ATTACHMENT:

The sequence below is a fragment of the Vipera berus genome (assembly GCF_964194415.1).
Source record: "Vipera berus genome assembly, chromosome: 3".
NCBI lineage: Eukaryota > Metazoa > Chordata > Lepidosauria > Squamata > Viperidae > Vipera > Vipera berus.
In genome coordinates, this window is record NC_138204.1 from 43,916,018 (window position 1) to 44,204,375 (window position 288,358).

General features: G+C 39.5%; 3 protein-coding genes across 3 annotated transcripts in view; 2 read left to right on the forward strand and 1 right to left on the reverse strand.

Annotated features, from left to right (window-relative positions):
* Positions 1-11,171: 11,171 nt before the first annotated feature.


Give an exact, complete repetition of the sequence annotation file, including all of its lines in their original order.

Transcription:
The sequence below is a fragment of the Vipera berus genome (assembly GCF_964194415.1).
Source record: "Vipera berus genome assembly, chromosome: 3".
NCBI lineage: Eukaryota > Metazoa > Chordata > Lepidosauria > Squamata > Viperidae > Vipera > Vipera berus.
In genome coordinates, this window is record NC_138204.1 from 43,916,018 (window position 1) to 44,204,375 (window position 288,358).

General features: G+C 39.5%; 3 protein-coding genes across 3 annotated transcripts in view; 2 read left to right on the forward strand and 1 right to left on the reverse strand.

Annotated features, from left to right (window-relative positions):
* Positions 1-11,171: 11,171 nt before the first annotated feature.